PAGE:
You may be writing to express interest in an unadvertised opportunity, but you're most likely writing in response to an open position. In the first paragraph, you should tell the reader exactly which job you are applying for and where you found out about the opening. Many HR offices track ads and referrals, so it’s important to highlight these.
You can also list your credentials in the first paragraph to show why you would be an intuitive fit for the company. If you were referred by a person in the company, you would indicate it in the first paragraph.
I heard about (the job) from your (Title), (Name), and am eager to apply for the position. My credentials include….
2. Tell your story in a compelling manner
Include your unique value explicitly yet concisely. This may be a variation of your elevator pitch, or possibly a brief summary of why your work experience and qualifications is a perfect fit for the job in question.
Use compelling verbs and avoid words such as "prepared" and "managed." Those words are passive, dull, and overused: your cover letter should be interesting and tell a compelling story in a short amount of space.
3. Showcase your leadership abilities in three lines or less
Using language such as "oversaw," "directed," "executed," "delivered," and "owned" will make your cover letter stronger. Writing two to three sentences about your abilities to lead others, lead departments, or lead a company will showcase you as a strong leader.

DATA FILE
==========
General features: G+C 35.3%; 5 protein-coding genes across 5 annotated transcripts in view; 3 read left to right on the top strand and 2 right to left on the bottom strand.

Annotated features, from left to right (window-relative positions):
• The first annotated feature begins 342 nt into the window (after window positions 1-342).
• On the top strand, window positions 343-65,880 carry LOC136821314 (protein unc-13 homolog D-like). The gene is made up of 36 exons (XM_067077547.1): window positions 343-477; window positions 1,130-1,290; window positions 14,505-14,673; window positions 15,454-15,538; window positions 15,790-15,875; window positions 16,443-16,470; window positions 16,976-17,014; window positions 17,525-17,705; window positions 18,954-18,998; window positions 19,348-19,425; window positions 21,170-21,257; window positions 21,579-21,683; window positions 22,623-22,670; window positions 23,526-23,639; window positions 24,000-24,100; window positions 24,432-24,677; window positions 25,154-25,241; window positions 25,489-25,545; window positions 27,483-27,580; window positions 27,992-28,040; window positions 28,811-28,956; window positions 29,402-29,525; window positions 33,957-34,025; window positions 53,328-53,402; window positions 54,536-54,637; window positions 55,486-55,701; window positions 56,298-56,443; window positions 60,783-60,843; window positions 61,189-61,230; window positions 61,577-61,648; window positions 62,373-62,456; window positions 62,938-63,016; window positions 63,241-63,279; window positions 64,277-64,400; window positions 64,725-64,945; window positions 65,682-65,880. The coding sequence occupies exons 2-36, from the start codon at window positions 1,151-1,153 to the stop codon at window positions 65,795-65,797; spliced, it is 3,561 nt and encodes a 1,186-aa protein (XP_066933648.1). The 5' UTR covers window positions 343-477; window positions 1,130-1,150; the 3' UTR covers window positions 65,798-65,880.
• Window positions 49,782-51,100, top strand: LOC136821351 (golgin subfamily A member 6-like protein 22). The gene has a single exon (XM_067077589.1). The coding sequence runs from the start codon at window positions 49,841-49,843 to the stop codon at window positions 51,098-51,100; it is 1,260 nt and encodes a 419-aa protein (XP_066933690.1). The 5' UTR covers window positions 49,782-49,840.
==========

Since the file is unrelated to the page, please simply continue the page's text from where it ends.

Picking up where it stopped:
The first sentence should have your strongest information and senior leadership skills, followed by one or two sentences to strengthen and prove the claims from the first.
Bullet points are a great way to draw the eye to your best accomplishments. This is also effective when used sparingly, though! Limit the number of bullet points and the number of lines they take up in your cover letter.
4. Provide value through your accomplishments
Listing accomplishments to showcase your abilities is a strong way to highlight your strengths. You can do this by listing a few numbers, such as costs saved or costs slashed, awards/achievements, or big projects you completed.
Highlighting your accomplishments with bullets and bolded text make them stand out on the page and will draw the reader’s eye.
Remember to use the same style as your resume so they look like a cohesive application. Use the same resume font, bullet point style, and numbers. That will leave a great impression on your reader, even when you reword the data to make a more persuasive narrative.
5. Address the reader directly (if you know the name)
“Remember that a person’s name is to that person the sweetest and most important sound in any language.”
If you know the hiring manager’s name, through research on the internet or LinkedIn, you should include it instead of a standard greeting. The more personalized the cover letter, the better it will be received!
Researching the company’s website and LinkedIn page is a great way to know the key players and be more prepared to write a customized cover letter. It can also give you clues to the company's goals, visions, current projects, recent media attention, and current leadership team.